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Friday, June 7, 2002



Lawmaker inquires
into idea of classifying
high school sports

Rep. Guy Ontai will see if the
Legislature can help on the issue


By Jason Kaneshiro
jkaneshiro@starbulletin.com

As Hawaii's high school athletic directors prepare to address the issue of classification for state tournaments next week, a state representative is making inquiries into possible action by the Legislature on the topic.

Rep. Guy Ontai (R, Wheeler-Mililani) has asked the Legislative Research Bureau to look into the prospect of classifying high school athletics in the state, and could introduce a measure at the Legislature's next session.

"I'm just trying to figure out what other states do, how much it might cost and whether or not there's something reasonable the Legislature can do," Ontai said. "If not, maybe I can try to talk to the directors of the leagues to see if there's anything we can facilitate."

The Oahu Interscholastic Association and Interscholastic League of Honolulu already use a form of classification in several sports. But proposals to create state championships for classes based on the size and strength of schools have failed in recent years.

Ontai, a member of the House Education Committee, has not designed any formal plan to implement classification but hopes to have a report from the LRB by the end of the summer.

"In the Legislature, things have to evolve a little bit, so if anything, I was going to introduce a resolution to examine what it might cost and what it might look like," he said, "because even though you do research, it doesn't really mean it's going to work.

"But I know the competition will be more meaningful if the kids got to play other schools of the same approximate strength and size."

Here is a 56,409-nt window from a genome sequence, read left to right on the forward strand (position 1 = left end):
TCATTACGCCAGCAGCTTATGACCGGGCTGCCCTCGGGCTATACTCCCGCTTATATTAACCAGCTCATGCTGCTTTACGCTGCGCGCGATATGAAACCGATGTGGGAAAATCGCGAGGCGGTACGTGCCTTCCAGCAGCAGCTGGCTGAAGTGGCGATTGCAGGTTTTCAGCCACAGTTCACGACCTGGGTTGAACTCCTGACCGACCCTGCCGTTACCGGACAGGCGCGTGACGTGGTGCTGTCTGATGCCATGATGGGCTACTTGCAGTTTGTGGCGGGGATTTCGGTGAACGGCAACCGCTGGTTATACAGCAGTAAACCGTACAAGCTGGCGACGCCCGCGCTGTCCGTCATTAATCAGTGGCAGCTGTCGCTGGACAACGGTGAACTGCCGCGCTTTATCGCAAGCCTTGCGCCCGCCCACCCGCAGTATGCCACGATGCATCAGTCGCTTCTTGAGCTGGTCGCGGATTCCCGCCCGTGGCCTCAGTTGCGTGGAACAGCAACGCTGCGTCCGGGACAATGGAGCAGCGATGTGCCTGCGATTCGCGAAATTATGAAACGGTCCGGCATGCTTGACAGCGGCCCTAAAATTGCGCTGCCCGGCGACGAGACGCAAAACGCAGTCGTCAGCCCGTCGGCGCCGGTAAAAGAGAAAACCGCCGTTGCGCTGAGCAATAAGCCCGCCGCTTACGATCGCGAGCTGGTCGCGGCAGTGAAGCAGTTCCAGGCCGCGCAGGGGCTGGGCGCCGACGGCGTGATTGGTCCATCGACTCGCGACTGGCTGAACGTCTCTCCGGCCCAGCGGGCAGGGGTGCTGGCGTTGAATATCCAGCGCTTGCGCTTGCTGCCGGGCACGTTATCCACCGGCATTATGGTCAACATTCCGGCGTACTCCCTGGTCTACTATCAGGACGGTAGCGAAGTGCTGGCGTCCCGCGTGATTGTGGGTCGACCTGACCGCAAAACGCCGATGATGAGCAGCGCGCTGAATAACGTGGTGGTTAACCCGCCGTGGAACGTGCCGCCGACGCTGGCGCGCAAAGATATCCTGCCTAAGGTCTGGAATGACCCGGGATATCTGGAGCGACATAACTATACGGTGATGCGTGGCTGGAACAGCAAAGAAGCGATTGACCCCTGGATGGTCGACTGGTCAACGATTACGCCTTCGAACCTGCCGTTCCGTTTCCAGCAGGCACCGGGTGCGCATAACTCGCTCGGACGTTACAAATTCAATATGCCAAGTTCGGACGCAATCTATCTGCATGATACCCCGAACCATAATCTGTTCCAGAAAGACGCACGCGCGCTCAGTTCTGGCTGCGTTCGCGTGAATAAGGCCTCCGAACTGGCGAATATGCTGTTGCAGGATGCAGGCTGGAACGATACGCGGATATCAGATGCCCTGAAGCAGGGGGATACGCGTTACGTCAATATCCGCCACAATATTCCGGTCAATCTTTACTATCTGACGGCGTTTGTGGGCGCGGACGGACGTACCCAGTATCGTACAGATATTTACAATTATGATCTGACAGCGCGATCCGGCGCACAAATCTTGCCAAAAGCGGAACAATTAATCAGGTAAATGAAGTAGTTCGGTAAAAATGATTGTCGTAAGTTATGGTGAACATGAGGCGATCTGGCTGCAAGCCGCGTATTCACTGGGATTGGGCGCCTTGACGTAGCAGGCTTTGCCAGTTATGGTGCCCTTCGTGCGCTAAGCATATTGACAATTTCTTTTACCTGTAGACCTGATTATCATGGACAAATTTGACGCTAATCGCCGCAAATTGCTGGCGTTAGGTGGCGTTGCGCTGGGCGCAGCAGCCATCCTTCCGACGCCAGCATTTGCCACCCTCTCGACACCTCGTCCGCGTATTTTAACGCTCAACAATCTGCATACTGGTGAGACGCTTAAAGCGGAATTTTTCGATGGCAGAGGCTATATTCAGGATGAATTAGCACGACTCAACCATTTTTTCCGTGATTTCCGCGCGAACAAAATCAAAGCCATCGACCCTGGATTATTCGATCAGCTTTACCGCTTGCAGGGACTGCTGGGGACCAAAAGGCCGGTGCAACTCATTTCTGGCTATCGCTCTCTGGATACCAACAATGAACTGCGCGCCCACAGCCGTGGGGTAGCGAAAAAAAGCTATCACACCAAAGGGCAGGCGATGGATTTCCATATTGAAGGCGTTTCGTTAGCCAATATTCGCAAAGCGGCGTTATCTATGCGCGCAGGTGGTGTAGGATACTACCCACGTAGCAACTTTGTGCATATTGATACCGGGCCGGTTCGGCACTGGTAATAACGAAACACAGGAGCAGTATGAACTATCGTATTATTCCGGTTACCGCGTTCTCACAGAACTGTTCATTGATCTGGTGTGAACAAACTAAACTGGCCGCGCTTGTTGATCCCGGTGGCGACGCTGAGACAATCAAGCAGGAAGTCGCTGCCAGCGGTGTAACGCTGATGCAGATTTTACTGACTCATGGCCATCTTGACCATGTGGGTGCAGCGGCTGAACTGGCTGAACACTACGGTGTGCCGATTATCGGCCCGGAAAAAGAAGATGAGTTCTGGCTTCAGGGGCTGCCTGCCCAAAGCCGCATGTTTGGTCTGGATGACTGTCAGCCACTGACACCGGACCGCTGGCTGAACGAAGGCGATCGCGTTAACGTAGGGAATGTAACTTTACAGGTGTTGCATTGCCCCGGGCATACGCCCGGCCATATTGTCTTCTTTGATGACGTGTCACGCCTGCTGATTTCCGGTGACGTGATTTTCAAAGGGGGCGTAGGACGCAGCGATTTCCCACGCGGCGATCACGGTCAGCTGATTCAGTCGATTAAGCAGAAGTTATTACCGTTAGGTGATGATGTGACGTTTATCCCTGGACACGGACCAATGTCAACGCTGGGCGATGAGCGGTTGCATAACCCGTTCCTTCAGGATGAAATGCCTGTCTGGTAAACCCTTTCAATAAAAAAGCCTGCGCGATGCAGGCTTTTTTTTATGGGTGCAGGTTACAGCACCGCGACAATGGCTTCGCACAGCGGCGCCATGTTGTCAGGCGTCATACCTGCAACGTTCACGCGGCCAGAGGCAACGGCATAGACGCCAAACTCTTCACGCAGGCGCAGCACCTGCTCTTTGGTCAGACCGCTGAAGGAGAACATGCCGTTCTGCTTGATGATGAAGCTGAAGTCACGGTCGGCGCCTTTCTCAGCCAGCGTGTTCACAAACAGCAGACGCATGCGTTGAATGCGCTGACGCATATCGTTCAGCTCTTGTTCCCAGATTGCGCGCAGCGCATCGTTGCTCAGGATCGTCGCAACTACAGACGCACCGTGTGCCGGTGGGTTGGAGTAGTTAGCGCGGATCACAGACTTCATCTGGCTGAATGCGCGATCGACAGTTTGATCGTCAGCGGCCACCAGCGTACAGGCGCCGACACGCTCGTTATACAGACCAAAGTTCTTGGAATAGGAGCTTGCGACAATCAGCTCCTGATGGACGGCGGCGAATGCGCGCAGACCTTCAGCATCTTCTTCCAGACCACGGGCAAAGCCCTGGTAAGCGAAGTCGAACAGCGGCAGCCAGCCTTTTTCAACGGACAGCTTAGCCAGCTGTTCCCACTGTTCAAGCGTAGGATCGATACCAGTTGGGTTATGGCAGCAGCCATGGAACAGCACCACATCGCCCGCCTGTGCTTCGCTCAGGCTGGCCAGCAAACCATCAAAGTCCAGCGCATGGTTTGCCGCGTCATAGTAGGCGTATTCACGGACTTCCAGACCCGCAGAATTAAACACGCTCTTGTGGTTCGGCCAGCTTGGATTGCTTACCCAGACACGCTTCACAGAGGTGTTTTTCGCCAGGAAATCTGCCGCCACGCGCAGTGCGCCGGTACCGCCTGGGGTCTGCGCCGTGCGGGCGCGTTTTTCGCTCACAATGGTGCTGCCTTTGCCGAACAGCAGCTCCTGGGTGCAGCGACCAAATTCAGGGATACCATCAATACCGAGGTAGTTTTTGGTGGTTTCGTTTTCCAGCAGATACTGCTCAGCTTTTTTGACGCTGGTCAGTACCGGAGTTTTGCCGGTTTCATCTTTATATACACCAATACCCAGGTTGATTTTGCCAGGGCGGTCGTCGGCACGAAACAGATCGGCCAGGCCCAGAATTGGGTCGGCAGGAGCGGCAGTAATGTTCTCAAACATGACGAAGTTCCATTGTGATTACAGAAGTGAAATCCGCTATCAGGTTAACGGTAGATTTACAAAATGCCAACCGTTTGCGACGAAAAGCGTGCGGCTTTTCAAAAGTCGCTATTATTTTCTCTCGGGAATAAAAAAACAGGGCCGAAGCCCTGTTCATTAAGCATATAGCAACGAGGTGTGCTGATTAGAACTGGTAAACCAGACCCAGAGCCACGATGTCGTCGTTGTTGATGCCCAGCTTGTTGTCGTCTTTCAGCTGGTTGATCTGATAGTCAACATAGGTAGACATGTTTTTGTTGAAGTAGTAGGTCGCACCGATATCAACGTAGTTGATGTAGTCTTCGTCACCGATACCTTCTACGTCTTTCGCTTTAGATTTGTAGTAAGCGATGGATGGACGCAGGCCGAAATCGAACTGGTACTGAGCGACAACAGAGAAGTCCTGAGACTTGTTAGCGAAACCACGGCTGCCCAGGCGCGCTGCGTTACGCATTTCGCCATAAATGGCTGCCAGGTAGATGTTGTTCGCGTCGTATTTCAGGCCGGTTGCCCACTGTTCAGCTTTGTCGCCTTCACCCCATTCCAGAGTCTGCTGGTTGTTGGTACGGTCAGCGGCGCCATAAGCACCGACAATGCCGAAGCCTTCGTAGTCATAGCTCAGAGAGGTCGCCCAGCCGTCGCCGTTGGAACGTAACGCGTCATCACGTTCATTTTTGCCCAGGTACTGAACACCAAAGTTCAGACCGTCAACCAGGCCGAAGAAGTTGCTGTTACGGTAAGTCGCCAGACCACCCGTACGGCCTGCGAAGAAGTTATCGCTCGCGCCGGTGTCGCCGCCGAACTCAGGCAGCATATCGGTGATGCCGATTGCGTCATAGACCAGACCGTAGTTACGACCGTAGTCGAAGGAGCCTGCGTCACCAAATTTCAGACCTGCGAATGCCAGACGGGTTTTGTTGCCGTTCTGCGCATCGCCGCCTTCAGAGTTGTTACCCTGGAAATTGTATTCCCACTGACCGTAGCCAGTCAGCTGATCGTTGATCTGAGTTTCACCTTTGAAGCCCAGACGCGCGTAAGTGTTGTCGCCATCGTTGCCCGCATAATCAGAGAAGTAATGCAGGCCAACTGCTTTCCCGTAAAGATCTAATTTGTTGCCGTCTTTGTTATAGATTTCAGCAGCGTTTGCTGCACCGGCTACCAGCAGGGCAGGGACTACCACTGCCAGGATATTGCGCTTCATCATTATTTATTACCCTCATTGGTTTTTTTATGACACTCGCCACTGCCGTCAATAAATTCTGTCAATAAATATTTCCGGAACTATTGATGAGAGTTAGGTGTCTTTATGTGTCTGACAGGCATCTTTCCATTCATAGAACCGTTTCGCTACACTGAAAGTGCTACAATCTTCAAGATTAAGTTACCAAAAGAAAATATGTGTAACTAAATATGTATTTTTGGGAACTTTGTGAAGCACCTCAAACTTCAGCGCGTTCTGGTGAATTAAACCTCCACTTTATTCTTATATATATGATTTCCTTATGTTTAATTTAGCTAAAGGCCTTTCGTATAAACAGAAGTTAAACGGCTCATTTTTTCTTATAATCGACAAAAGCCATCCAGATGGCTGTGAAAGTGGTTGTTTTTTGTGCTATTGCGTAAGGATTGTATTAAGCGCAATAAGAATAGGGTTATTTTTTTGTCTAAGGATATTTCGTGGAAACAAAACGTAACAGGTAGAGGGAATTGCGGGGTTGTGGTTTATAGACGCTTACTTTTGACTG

Ontai said he has spoken to a few athletic directors and league officials as well as other members of the Education Committee. Although he received some positive feedback, he said concerns about costs remain.

"If it's going to happen, the Legislature has to act responsibly in providing resources and not just say, 'Do this, and figure out how to pay for it,'" Ontai said.

"It's going to cost more and is it worth doing? That's going to be the question."

He said the cost of transportation for teams is high among the concerns of league officials whose schools are already strapped for cash in many cases.

"Maybe we need a little more money for transportation so we can have reasonable competitions within the schools," Ontai said.

Ontai's request coincides with the Hawaii Interscholastic Athletic Directors Association's annual conference, which starts Sunday on Kauai.

Included on the conference agenda is a proposal submitted by the Hawaii High School Athletic Association's football subcommittee to implement a two-tier state tournament for football next season.

The Maui Interscholastic League has also proposed the formation of a committee to explore the possibility of holding Division II competition in the other HHSAA state tournaments.

"The issue of classification for all sports has been raised for the past several years," said HHSAA Executive Director Keith Amemiya. "And with the continued growth of the number of high schools across the state, it's becoming more and more of a viable topic."

Any matters passed by HIADA next week face final approval by the HHSAA executive board.

A Division II football tournament was proposed at last year's HIADA conference on the Big Island but was rejected in a committee meeting.

Ontai said he witnessed both ends of the competitive spectrum at his children's games. He said he watched his share of blowouts when his daughter, Krystalyn, played basketball and soccer at ILH power Kamehameha.

His son, Garyk, is an incoming sophomore on the Damien football team, which was at the center of last summer's classification firestorm when school officials said the team would forfeit its games with St. Louis.

The move prompted the ILH to divide the league into two divisions for football. The league also holds Division I and Division II play in boys and girls water polo, basketball and paddling.

The OIA has used a form of classification for football for the last decade by dividing schools into Red and White conferences depending on their performance the previous season.

"I know on the public-school side they've tiered only football, but I think they should use it for all sports," Ontai said.

Ontai, a Kamehameha graduate, just finished his first term as the representative for the 39th district and will run for office in the reapportioned 37th district in the fall.



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